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MSG executive secretary reaches 50 years of civil service

Col. John Zazworsky, acting 22nd Air Refueling Wing commander, presents Mary Eary, 22nd Mission Support Group executive secretary with a certificate of service and pin for her 50 years of service as of Sept 10 working as a civil service member. (curtesy photo)

Col. John Zazworsky, acting 22nd Air Refueling Wing commander, presents Mary Eary, 22nd Mission Support Group executive secretary with a certificate of service and pin for her 50 years of service as of Sept 10 working as a civil service member. (curtesy photo)

MCCONNELL AIR FORCE BASE, Kan. -- For many military members, serving their country is their way to contribute to their country. What some people may not realize is through the sacrifices and dedication of civil servicemembers, their work can also add substantial value to the US government. 

For military members who retire after 20 years of service, it can be seen as quite an accomplishment. Mary Eary, 22nd Mission Support Group Executive Secretary, has put in more than twice that amount of retirement as she reached 50 years of working as a civil servicemember on September 10. 

She answers the phone with a gentle voice and greets everyone who enters the MSG command office. Behind the daily grind of command group secretary, answering phones, calendaring events, scheduling meeting and customer service, she enjoys interacting with people. 

"People ask me, doesn't it get old?" No, she tells them. "The thing I like about my career most is being able to work with so many people," said Mary. "That's why it is so interesting." 

"Another great benefit from working for the military is that I was able to share the same hours, holidays, and time off as my military husband," she said. 

Mary graduated high school in 1956 at age 16 and realized that there were very few career options available to her as a young female. She could have gone into the nursing career field, but she despised the site of blood. She could have married young like many of her peers, but chose not to. Being a school teacher was out of the question for her, so she chose to become a secretary. 

Immediately after graduating she started business school in Kansas City, MO. After graduation from an advanced secretarial course, she discovered that the job market was disappointing. Urged by her school counselor, she took a civil service test and entered the civil servant world as a clerk typist at the General Services Administration in Kansas City in February 1957. In December 1957, she married her husband, Loy, and moved to Walker AFB NM, where he was serving in the Air Force.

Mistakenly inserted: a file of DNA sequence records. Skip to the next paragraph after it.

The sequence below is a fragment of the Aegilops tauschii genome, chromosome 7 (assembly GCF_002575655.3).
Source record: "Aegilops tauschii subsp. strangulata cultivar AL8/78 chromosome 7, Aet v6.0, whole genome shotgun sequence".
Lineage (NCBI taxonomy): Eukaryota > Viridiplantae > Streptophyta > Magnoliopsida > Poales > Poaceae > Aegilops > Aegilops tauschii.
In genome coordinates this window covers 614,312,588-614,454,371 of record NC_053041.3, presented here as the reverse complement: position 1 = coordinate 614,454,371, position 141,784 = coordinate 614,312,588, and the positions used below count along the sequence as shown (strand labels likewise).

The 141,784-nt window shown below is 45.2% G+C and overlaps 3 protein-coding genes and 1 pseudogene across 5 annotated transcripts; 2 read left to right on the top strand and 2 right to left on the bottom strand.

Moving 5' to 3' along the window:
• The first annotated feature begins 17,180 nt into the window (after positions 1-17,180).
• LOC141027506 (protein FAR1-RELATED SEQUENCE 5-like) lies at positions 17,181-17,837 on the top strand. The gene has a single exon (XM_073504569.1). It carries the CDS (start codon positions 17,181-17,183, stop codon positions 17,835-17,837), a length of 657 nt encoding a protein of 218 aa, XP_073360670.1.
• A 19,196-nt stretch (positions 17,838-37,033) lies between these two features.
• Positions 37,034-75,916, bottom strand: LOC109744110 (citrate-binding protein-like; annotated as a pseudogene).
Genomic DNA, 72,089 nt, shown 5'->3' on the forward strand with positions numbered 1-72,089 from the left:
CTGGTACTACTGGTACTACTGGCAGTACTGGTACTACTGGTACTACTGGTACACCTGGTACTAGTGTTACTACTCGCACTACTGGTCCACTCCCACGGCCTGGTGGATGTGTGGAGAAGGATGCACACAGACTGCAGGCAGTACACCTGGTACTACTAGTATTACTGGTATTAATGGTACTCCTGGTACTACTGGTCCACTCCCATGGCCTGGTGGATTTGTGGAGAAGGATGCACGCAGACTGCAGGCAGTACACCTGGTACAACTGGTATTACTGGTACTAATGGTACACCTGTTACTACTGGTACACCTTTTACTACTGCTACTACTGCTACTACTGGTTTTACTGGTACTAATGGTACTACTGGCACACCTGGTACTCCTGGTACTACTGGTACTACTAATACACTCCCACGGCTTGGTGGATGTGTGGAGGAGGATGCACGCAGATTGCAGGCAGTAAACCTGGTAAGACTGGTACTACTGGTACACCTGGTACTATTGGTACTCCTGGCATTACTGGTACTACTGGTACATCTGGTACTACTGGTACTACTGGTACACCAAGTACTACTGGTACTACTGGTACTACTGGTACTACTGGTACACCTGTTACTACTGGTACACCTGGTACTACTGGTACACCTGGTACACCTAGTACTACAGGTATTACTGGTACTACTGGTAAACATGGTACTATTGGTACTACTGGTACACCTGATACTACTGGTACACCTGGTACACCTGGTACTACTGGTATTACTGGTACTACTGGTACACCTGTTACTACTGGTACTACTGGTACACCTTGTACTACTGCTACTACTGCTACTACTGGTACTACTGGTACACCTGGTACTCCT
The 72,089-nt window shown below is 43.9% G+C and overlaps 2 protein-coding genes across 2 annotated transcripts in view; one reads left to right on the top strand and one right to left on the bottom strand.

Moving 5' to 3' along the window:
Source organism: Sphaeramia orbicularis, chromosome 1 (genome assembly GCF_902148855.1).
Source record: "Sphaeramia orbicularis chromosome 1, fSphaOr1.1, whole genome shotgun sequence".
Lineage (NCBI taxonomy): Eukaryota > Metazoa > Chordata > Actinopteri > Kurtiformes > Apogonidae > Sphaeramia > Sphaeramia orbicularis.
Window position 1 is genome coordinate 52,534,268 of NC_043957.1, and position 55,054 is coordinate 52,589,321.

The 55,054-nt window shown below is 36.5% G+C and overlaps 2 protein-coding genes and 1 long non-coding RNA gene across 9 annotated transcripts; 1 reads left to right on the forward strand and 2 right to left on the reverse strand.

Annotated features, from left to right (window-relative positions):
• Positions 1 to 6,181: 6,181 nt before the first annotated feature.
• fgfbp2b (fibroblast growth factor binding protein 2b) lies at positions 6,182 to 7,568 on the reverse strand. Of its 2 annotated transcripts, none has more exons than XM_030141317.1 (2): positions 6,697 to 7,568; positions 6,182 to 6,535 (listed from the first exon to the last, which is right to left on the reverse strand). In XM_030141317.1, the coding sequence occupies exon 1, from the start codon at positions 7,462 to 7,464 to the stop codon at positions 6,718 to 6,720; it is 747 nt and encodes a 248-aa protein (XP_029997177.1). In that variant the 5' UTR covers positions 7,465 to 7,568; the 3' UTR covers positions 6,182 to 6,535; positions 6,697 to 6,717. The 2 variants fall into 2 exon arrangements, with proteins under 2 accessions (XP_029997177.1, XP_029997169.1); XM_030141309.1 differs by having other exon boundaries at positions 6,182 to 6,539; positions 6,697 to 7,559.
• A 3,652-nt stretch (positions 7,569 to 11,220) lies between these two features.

Finding a job in the 50s, she said, came as a disadvantage for many women who were dependants of military members. 

Mary felt very fortunate that she was able to transfer from his position in Kansas City to Walker AFB, NM. 

"It was hard to find work downtown," she said. "If employers realized you were a spouse to a military member, the obvious was your military family would have a permanent change of station to another base, leaving little time to have stability in the job." 

After a short assignment in England, her husband was transferred to Offutt in 1959. She took another civil service test for the accounting career field and accepted a position Offutt AFB, Neb. as a travel voucher examiner. She used her new skills to move into an advancing position with the Army Corps of Engineer in 1961. 

"I liked my job with the Army Corps of Engineers, but I realized I missed working in a military environment," she said. "I told myself I would never work off base again." 

Keeping that in mind she went back to work for the Air Force in January 1965, this time at McConnell. Over the next several years she worked in various secretarial and accounting positions before becoming executive secretary to the support group commander. 

Civil service members can officially retire when the dedicate 30 years of service, but they must be at least 55 years of age. 

For Mary, she had reached her 30-year mark at 47 years old. 

"The day I reach 55, I will retire with 38 years," she said, looking back on her initial plan to retire. 

When she reached that point in her career, she realized how many benefits she had staying as a civil service member. 

From wing leadership, to base facelifts and remodels, she has seen many changes during her 42 years of service at McConnell. 

"The biggest change I have seen at McConnell is going from Strategic Air Command to Air Mobility," she said. 

When people ask Mary when she plans on retirement she proudly recollects her long dedicated career. 

"I have spent my whole life in this kind of work, I just can't stop yet," she said. "When it's time to retire, I'll know."